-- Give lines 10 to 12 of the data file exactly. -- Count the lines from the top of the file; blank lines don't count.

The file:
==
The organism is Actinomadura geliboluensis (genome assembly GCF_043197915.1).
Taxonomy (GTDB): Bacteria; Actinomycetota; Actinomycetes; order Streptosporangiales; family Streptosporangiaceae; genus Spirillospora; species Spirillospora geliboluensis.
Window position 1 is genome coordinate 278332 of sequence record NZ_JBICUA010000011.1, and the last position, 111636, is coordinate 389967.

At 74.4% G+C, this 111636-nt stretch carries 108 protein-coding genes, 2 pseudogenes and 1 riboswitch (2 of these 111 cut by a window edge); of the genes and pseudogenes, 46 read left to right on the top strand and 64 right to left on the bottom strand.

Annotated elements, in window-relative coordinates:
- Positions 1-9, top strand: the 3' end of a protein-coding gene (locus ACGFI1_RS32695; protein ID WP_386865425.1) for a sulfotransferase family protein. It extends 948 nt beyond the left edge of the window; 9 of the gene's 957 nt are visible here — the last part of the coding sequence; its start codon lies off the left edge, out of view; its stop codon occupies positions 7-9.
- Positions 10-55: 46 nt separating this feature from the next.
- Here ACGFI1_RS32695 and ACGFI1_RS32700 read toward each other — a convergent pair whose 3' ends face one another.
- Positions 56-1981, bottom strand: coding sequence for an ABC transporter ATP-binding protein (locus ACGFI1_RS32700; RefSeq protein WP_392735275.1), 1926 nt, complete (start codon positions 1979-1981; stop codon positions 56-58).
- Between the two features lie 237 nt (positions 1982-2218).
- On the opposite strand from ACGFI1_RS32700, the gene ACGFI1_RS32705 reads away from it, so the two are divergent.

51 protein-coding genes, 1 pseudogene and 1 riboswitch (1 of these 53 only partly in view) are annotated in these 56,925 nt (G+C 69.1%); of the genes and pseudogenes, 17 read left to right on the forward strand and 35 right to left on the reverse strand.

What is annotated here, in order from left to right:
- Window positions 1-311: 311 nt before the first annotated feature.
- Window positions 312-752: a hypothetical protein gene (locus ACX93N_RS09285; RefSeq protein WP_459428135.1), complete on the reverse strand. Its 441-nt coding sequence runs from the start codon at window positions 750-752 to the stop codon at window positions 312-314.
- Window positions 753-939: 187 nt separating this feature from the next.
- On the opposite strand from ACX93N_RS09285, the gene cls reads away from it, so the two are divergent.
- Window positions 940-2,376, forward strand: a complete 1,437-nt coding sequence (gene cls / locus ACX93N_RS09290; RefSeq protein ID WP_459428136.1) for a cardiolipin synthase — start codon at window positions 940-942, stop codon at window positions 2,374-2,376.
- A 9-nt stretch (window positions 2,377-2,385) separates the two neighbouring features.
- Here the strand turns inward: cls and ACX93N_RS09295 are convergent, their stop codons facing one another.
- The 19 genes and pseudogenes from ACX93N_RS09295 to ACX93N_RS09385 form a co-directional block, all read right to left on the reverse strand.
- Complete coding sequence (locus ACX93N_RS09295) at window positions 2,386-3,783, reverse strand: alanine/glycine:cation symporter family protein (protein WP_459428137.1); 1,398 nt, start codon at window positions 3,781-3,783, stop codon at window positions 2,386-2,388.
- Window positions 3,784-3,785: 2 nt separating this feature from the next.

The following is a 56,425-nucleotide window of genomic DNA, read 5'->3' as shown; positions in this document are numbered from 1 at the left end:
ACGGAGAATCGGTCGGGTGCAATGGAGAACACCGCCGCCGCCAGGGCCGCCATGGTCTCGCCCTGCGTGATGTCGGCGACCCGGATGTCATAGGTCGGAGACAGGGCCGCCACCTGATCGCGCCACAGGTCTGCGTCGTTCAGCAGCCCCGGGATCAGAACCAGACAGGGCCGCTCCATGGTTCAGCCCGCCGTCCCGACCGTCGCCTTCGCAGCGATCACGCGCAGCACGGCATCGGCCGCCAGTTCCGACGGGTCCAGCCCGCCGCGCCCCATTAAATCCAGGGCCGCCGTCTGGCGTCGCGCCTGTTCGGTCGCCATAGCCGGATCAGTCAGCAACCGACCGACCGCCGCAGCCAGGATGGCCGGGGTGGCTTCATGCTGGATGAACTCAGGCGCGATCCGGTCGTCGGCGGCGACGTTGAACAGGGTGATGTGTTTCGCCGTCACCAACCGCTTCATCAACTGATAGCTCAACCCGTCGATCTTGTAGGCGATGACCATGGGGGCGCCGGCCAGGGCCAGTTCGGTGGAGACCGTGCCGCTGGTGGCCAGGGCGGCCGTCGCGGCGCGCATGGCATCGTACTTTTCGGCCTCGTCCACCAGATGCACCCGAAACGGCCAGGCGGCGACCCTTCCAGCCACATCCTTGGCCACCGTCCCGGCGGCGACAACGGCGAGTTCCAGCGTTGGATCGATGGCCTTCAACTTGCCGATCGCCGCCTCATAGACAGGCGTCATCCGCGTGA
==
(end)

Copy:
- Between the two features lie 237 nt (positions 1982-2218).
- On the opposite strand from ACGFI1_RS32700, the gene ACGFI1_RS32705 reads away from it, so the two are divergent.

51 protein-coding genes, 1 pseudogene and 1 riboswitch (1 of these 53 only partly in view) are annotated in these 56,925 nt (G+C 69.1%); of the genes and pseudogenes, 17 read left to right on the forward strand and 35 right to left on the reverse strand.